Jeff and I believe that it is very important to educate yourself as much as possible about your financial situation, no matter what stage of life you are in. That includes understanding both the risk and the potential return associated with your investments.
Although risk and return are two concepts commonly discussed as they relate to investment portfolios, often times investors do not understand the measures used to assess either. So, I would like to use this week’s article to give you a brief explanation of some of the more common ones.
Cumulative Return: The Cumulative Return of an investment is the total gain or loss of an investment over a defined period of time, measured by the current price as it compares to the initial price. For example, if in year one an investment returns 12%, then in year two it loses 8% and in year three it earns 4%, the Cumulative Return at the end of year three would be 8%. (12% – 8% + 4%). The Cumulative Return can also be adjusted to include the effect of dividends, should there be any. This is a great way to see the actual performance of an investment over time.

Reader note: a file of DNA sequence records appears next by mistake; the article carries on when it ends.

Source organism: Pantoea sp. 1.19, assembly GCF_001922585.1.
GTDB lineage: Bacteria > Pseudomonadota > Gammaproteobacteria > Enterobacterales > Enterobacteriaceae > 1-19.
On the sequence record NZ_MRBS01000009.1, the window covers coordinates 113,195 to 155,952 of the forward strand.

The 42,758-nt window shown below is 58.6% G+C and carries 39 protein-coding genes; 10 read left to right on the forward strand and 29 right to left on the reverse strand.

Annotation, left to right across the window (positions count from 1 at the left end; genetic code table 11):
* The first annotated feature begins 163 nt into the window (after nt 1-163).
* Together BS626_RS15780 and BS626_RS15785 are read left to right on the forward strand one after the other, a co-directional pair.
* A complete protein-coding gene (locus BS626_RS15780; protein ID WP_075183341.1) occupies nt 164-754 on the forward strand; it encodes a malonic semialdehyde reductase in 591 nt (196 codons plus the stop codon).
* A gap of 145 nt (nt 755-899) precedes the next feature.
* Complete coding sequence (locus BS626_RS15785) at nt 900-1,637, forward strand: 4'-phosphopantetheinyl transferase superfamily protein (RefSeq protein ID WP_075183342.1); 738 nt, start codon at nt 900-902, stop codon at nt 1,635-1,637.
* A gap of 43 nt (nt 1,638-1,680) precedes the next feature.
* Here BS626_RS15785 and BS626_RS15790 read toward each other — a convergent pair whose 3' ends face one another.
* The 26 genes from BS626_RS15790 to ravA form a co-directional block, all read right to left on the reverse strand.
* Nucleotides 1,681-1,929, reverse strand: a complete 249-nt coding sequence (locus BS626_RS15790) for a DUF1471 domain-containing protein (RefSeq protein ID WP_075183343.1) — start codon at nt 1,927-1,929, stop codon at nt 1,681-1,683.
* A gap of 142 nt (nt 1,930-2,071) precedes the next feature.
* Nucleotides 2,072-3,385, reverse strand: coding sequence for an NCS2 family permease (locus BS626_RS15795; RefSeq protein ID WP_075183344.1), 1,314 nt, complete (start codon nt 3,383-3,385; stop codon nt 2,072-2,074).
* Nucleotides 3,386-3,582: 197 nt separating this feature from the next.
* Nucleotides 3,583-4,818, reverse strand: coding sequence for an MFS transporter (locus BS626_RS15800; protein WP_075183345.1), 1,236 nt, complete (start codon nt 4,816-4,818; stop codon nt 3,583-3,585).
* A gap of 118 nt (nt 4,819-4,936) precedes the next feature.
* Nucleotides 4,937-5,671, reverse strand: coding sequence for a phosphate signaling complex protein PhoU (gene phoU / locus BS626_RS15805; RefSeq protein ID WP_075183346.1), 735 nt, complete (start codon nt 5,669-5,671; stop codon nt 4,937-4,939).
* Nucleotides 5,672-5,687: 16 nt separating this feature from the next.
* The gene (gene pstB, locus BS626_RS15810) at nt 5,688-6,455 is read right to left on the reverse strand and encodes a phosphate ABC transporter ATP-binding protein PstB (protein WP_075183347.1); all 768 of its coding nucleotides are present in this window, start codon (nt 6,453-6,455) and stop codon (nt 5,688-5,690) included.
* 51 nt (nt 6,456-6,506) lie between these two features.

Annualized Return: The Annualized Return is the rate of return that would produce the same cumulative return if compounded over the same time period. The Annualized Return is the geometric average of the Cumulative Return. (And for those of you who are not math majors, a geometric average accounts for compounding, whereas an arithmetic average does not.) Annualized Return can also be adjusted to reflect dividends paid. This is a measure that can be useful when comparing two investments that have very different performance time periods. For example, if Company A issues stock twenty years before Company B, Company A has a twenty-year head start for purposes of calculating the Cumulative Return. The Annualized Return can level the playing field in a situation like that.